WorkPrint — April 2022

IN THIS ISSUE

Feature: The Natural
by Tara Thorne

Tech Corner: Post-Pro To Go
with Abner Collette

Screen Memories
with Kay Slauenwhite

The Shot List
Calls, Grants, Opportunities

FEATURE

THE NATURAL

Stephanie Joline breaks down why she used only available light to shoot Night Blooms

by TARA THORNE

The writer, director, and occasional actor Stephanie Joline lived the local filmmaker’s dream this spring: In April, her feature film Night Blooms had a two-week run at Cineplex Park Lane. 

Shot in 2019 and delayed multiple times by the pandemic, the high-school drama follows a rural teen named Carly (Jessica Clement) who, during a bored summer of kinda-sorta starting a band with her best friend Laura (Alexandra McDonald), instead finds a much more enticing hobby: Laura’s dad, Wayne (Nick Stahl). 

Joline worked for nearly two years with cinematographer Paul McCurdy to achieve the film’s grimy, naturalistic look, which makes its working-class surroundings—the never-named town is a stand-in for the director’s hometown of Yarmouth, NS—feel authentic and lived-in. Add some Sub Pop stickers and Babes in Toyland songs and you’ve got yourself something we haven’t seen much of around here: a ’90s coming-of-age story.

Joline spoke to WorkPrint by phone.

WorkPrint: At what point in the process did you decide on this aesthetic?

Stephanie Joline: It was after we got the Telefilm funding—I started thinking about the look. I had a lot of meetings with the DP about what I liked, and didn’t like. But I didn’t know how to word a lot of it, I didn’t have the language—I would bring the laptop and show him clips and stills, and say “I like this” or “I don’t like this.” Eventually he said, “You don’t like wide lenses, you like dark-looking, 16mm film.” He was able to figure it out. Two years before we even shot we were prepping.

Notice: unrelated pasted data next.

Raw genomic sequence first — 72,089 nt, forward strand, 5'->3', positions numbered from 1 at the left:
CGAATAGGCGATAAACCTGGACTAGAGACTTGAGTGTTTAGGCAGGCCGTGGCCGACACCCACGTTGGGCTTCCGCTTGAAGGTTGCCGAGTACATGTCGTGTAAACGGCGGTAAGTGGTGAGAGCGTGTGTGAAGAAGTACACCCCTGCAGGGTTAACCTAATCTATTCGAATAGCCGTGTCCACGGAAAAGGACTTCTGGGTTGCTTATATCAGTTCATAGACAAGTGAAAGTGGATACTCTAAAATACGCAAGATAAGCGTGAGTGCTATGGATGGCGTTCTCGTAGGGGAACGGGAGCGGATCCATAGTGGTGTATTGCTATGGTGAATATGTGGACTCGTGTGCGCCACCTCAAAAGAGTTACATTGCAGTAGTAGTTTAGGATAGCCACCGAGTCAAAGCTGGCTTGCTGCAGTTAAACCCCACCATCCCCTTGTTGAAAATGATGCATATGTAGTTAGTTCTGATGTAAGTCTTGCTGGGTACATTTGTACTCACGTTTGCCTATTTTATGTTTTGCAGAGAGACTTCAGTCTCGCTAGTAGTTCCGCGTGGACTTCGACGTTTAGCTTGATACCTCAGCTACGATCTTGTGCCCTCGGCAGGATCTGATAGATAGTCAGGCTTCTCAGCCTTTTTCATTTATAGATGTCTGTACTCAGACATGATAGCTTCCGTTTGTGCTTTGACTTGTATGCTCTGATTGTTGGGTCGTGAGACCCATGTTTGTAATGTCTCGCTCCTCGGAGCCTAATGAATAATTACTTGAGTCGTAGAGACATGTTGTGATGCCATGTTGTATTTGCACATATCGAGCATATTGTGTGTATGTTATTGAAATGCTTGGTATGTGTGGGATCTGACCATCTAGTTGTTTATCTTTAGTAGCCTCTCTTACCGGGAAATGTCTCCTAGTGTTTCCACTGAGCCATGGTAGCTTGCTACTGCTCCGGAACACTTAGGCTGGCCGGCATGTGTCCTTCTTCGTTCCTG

WP: And what did the actual day-to-day process of that prep look like?

SJ: It was my first time directing a feature and one of Paul’s first features—he also did Koumbie’s Ariyah & Tristan’s Inevitable Break-Up—and he and I both really wanted it to look good, but fully understood that we weren’t doing this to get paid. That’s something I realized I’m very lucky that it happened, because you can’t really ask people to do that, work for no money for two years. We were a bit nervous that it wouldn’t look good, so we wanted to be over-prepared. 

He would rent his own smoke machine and bring it to my house, smoke up the house and light things with my lamps, tell my friend Haley to sit on my couch and just shoot it. Then we’d watch it and I’d be like I don’t like this and he’d change a lens. When it comes to low-budget movie-making you have no time to figure it out on the day, it’s just go-go-go. I’ve heard people say, “Your first week is when you get in your groove,” but who has time to reshoot your first week when you have three weeks, total?

We wanted to show up on the first day knowing what we were doing.

WP: And how did it work out as an approach?

SJ: It was way more complicated than I anticipated it would be. [laughs] I thought you’d go into a room, move some lamps around until you like it and start rolling. I thought it would save us so much time.

If you’re outside, we don’t know in Nova Scotia what the weather’s going to be like. Cloudy is great. But we had to assume every exterior was going to be sunny. If it was, we had to plan to shoot the exterior high school scenes from noon to 2. We had to do that for every exterior in case it was sunny. 

And Paul has an app—where the sun is today is not gonna be where it is in a month, so we had to plan the date we were going to shoot on too.

We had to figure all of those things out. And I thought when we turned to interiors it would be a lot easier. We can’t control where the sun is, I get that, but when you go inside, you just put the blinds down and start shooting, right? But Paul was so picky—if you saw bright sun outside the window, we had to schedule what time we were shooting in each room in each house based on where the sun was shining in the window. If the sun is shining bright on a house outside a window, it’s just washed out, you can’t see any detail, it looks a bit cheaper. Because it was my first time doing it I was like, “I trust you, if you say it looks good I believe you,” and the truth is, it really does.